indicators presented above with simple mathematical formulae.

Fig. 02 A 2-D isovist calculated through Image Processing with Matlab. On the left, the isovist visualized in its urban
environment; in the center, the isovist with increasing distance from the vantage point; on the right, the perimeter of the
isovist with the distance values highlighted.

We choose a viewpoint based on the open space of the DEM we want to analyse. A large number of
lines-of-sight passing through the vantage point are calculated, in order to obtain a good approximation for
covering all visible pixels from this point. For each line-of-sight we compute the required information and
store the results into different arrays (see Figures 03 and 04). Namely, we calculate an array containing the
heights of the objects through the line, and an array with the distances from the viewpoint. We then compute
the tangents of the heights to the distances, which is another way to consider the urban horizontal angle
(UHA). Starting from the vantage point along the array, we store just the tangent which is bigger or equal to
the one calculated on the previous point of the array. This step allows buildings that are shaded by other
buildings inside the visual cone to be discarded. In the 3-D isovist we then store the maximum values
between the product of these maximum tangents with the corresponding distances to the viewpoint and the
height of the buildings at the same point. This final step allows those buildings that are behind others but still
visible inside the visual cone to be visualized, because they are higher than the tangent falling on their
faades. Now we can distribute the heights in a voxel space, assigning to each z-layer the corresponding
In Figure 03 the isovist was computed from a vantage point located in the square in front of the three
towers designed for the Milan Trade Fair masterplan. The calculated isovist distinguishes pixels that are
hidden from the view of the observer and pixels that are visible.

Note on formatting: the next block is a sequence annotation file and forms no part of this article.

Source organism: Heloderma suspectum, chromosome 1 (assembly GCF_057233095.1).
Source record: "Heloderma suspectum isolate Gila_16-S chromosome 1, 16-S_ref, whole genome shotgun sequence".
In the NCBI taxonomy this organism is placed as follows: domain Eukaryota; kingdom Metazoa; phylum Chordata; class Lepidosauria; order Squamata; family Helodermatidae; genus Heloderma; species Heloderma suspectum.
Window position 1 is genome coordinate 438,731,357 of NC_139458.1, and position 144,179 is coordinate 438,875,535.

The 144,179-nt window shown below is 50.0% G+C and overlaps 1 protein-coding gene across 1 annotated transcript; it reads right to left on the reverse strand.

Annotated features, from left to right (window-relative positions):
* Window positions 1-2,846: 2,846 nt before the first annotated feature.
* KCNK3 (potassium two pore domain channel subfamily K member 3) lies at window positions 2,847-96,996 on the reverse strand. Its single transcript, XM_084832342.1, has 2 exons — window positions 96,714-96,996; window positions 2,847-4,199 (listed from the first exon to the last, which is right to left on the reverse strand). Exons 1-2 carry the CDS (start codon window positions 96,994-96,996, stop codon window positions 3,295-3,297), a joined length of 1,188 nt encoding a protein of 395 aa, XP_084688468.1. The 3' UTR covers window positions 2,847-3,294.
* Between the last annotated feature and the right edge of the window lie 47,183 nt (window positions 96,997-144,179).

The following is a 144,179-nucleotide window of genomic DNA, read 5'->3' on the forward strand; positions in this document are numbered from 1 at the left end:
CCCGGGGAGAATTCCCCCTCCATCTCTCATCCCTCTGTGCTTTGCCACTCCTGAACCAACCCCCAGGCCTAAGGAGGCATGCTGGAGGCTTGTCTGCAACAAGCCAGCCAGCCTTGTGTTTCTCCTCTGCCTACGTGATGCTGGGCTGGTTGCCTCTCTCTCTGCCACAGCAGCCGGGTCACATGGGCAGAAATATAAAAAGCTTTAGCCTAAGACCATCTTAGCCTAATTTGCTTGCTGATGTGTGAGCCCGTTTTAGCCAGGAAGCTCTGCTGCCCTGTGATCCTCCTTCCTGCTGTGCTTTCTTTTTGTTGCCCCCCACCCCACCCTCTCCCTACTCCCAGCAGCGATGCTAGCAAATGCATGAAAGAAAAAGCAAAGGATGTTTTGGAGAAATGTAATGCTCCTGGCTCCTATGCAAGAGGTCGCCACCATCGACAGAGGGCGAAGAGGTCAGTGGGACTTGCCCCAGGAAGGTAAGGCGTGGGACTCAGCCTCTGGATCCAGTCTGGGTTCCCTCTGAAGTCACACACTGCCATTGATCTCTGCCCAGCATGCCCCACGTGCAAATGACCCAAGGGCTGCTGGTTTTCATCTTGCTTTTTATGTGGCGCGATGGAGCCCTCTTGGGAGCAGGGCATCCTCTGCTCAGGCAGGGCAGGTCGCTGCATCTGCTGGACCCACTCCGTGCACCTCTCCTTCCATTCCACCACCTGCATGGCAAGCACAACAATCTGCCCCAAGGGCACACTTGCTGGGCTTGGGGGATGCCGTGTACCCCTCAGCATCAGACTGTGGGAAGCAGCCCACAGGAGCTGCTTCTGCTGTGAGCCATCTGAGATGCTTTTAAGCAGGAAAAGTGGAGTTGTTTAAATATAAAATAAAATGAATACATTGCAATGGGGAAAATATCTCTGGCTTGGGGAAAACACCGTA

Fig. 03 Calculating the 3-D isovist on a DEM: left, the axonometric view of the Milan Trade Fair masterplan and on the
right the 3-D representation of the isovist from a vantage point on the ground.

Fig. 04 Calculating the 3-D isovist on a DEM n of visible and hidden spaces.

3c. Iso-visi-matrix
This process can be repeated at every vantage point in the open space in a very short time. In so
doing we obtain a 3-D matrix, a sort of 3-D field, where we store and sum all visible and hidden voxels from
each viewpoint. For instance, a voxel space is a three-dimensional matrix made by superimposed horizontal
matrixes taken at different heights. In this example, we collect in the voxel-space all visibility measures inside
a volume. In other words we have calculated the iso-visi-matrix which contains the values of visibility of
each voxel in space weighted on the considered viewpoints in the open space, usually the vantage points at
street level.
The calculation of the iso-visi-matrices over the design projects for the Milan Trade Fair masterplan
reveals itself to be very useful for understanding the visual impact of tall buildings on the urban surroundings.
In Figure 05 a section through the towers represents the rate of visibility for the intersected faades,
considering all computed vantage points at ground level.

Fig. 05 Slice through an Iso-visi-matrix: the section of the voxel space shows different levels of visibility on the faades
of buildings (in red: the most visible surfaces from all vantage points at street level).

3d. Calculation of iso-visi-matrix

The computation requires summing all 3-D isovist values into a new 3-D matrix in voxel space and
weighting results depending on the number of open space pixels. In other words, for every voxel contained in
the 3-D matrix, we assign a value that assesses the percentage of tmes this voxel is visible from street level.
For instance, this is possible if we translate all z-values contained in every pixel of each isovist into voxels
assigned to the corresponding z-levels in the 3-D matrix.
Our interest is mainly to determine the rate of visibility of buildings. In order to do that, we have to
discard voxels of open spaces and hold only built pixels. Results can be visualized by simply slicing the
voxel space and highlighting those buildings that we want to analyse as shown in figure 05.

4. Lynchs five visual elements: from qualitative to quantifiable indicators for defining environmental
quality of urban structures

Through isovists, isovistfields and 3-D isovists it is possible to reinterpret Lynchs parameters for
characterizing the legibility and imageability of the urban form. Criteria to assess the legibility of an urban
environment are based on five well-known visual elements, the building blocks in the process of making
firm, differentiated structures at the urban scale (Lynch, 1960, p. 95). The following five visual elements
show different qualities that make them easily identifiable (1960, pp. 46-83): paths, nodes, districts, edges,